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Graves is Avalanche 2019-20 nomination for Masterton Trophy



Ryan Graves

We, at the Colorado chapter of the Professional Hockey Writers’ Association, had about 24 hours to get in our votes for the Bill Masterton Trophy today. By majority vote, we hereby nominate Ryan Graves for the honor. Here is the bio for Graves as part of our nomination. I wrote it. I’m the Colorado chairman of the PHWA. (Please don’t use any Derek Smalls references in your response}.

But here it is. And before that, a refresher on what the Masterton Trophy is all about: The Bill Masterton Memorial Trophy is awarded annually to the National Hockey League player who best exemplifies the qualities of perseverance, sportsmanship, and dedication to ice hockey. It is named after Bill Masterton, the only player in NHL history to die as a direct result of injuries suffered during a game.”

Ryan Graves isn’t someone who overcame some kind of major personal challenge to receive the nomination for this trophy. Well, unless you count nearly five years spent in the one rung below the NHL, as a draft pick of one team (Rangers) who was traded away for another supposedly disappointing prospect (Chris Bigras). 
Graves, 25, was just an “injury callup” in the 2018-19 season and played mostly sparingly for a team that didn’t play him at all in the playoffs of that spring of 2019. He came back to training camp still considered a longshot to make the Avs’ roster. But he made it, and then turned in a season that…LED THE NHL IN PLUS-MINUS, at plus 40. He heard doubters that he’d ever make it in the NHL, but he just kept grinding away and became a great story in perseverance. 
Ryan is a true sportsman, in that he was always available to the media, win or lose. That’s a real sportsman, in the spirit of Bill Masterton.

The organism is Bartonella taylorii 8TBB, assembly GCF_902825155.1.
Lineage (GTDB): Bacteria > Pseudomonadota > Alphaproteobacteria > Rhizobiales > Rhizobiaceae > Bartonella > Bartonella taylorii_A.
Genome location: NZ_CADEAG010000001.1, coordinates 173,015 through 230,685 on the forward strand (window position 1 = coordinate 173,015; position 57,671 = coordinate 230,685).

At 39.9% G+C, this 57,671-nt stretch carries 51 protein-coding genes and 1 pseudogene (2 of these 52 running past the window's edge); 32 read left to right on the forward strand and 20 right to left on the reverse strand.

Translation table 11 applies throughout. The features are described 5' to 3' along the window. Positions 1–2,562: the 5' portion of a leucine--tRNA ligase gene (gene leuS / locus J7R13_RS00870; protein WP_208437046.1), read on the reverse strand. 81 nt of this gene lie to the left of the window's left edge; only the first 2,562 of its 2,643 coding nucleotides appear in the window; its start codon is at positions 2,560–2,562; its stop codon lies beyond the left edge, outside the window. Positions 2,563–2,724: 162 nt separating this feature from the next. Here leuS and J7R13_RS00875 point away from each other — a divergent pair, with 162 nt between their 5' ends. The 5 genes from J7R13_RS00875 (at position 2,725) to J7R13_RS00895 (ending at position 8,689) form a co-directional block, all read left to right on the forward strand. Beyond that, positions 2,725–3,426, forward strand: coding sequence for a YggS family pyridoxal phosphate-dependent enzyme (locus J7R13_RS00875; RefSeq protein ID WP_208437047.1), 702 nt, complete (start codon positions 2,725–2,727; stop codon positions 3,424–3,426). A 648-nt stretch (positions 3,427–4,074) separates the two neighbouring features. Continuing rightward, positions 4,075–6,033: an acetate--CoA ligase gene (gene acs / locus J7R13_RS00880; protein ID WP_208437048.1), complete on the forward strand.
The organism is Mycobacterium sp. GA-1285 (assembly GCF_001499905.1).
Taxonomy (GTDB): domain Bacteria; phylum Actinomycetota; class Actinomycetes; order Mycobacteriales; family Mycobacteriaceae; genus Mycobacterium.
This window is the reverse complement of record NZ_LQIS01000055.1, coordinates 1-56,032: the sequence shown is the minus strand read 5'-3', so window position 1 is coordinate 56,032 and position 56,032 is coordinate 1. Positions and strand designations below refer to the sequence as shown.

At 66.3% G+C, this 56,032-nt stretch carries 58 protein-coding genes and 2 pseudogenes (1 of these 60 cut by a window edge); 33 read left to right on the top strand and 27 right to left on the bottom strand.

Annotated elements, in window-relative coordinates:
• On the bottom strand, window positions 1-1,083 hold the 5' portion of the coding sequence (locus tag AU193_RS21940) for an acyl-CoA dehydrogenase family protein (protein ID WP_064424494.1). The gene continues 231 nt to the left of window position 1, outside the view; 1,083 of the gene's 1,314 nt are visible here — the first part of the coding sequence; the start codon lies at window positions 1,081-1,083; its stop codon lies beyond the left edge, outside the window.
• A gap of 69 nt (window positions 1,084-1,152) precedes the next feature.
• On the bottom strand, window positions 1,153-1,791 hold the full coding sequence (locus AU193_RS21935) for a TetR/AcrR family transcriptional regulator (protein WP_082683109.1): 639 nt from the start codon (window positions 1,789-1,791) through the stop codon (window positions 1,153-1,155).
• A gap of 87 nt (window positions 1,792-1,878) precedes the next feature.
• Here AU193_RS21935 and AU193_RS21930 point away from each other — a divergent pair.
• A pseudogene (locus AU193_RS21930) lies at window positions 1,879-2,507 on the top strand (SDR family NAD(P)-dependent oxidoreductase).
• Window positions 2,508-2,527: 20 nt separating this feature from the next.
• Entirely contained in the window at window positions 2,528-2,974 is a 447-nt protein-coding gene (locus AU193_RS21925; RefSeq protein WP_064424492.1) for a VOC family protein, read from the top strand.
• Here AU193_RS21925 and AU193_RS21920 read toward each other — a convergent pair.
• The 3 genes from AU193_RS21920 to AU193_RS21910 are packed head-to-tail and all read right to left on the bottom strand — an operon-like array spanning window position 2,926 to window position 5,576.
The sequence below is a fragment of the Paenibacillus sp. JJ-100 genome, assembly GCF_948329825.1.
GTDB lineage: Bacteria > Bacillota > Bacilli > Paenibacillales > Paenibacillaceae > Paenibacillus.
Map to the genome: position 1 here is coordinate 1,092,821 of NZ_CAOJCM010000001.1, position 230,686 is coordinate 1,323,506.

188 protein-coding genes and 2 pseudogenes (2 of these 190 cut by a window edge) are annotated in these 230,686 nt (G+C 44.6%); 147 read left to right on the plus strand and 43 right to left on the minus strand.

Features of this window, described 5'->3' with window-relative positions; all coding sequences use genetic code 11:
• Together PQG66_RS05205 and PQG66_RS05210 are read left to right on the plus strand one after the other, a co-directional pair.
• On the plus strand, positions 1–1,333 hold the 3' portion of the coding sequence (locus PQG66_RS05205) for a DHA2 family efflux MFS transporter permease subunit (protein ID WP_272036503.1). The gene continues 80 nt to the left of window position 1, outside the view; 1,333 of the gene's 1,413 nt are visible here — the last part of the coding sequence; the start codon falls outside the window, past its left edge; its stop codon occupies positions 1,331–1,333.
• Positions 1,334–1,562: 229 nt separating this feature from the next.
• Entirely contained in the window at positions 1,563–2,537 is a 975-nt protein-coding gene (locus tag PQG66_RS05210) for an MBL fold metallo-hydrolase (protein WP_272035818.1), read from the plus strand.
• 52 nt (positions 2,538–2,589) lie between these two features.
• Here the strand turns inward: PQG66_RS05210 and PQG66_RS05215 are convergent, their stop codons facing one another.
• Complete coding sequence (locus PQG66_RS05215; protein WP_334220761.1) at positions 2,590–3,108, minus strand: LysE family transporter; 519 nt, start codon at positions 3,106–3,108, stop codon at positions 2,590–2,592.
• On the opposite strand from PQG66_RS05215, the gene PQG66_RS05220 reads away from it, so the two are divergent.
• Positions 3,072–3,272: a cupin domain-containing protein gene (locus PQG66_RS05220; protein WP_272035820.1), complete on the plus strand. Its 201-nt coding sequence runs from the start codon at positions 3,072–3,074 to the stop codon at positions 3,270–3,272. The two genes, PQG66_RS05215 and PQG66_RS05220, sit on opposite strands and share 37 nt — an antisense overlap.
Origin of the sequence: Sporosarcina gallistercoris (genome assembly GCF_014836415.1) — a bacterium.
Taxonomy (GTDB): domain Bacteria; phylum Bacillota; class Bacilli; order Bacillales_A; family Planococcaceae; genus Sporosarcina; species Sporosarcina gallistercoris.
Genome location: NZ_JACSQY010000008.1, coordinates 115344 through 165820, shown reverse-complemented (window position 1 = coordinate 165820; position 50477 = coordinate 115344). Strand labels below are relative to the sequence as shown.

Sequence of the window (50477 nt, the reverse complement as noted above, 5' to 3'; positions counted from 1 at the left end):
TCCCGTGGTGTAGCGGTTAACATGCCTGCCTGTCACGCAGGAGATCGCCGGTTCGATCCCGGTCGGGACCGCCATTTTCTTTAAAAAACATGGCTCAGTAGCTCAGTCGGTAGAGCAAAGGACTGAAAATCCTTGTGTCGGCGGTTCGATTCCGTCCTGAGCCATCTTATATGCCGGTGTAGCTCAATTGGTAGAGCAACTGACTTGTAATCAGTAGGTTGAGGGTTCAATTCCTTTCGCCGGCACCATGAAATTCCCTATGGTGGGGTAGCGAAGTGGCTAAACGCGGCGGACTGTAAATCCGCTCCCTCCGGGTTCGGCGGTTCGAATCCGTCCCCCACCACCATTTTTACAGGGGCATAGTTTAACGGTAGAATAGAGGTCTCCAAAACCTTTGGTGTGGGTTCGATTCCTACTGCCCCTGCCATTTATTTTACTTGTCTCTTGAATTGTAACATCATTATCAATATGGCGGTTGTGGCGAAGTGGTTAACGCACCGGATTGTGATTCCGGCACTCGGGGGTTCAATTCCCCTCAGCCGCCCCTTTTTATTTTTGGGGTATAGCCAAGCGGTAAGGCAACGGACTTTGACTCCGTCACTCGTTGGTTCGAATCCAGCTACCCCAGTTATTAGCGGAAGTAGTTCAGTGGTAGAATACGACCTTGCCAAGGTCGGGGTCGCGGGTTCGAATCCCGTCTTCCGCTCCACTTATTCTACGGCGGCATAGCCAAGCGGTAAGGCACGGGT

Most of my experience about this trophy: It usually goes to “saddest story wins”, often a personal comeback from some medical malady or some kind of other family tragedy. Ryan Graves’ grandfather died this past year, but that doesn’t mean he deserves the trophy. He deserves it, I think, because he just kept grinding away at his craft, after nearly five full years in the minors, hearing how he was a “disappointment” as a prospect.

He was considered a longshot to win a roster spot with the Avs in training camp. He didn’t play much the first few games, even after making the roster. Then, Ryan Graves went on to lead ALL of the NHL in plus-minus, with a plus-40, at the time of the coronavirus shutdown to the regular season.

That’s real perseverance. He’s a good kid, too. Win or lose, he’s always available to the media. That’s a true sportsman, -in the memory of Bill Masterton.

(There were six voters for this nomination: They were: myself, Mike Chambers, AJ Haefele, Ryan Clark, Ryan Boulding and Pat Graham. A seventh, Dale Bublitz of the AP, passed away earlier in the year. RIP Bubbles)

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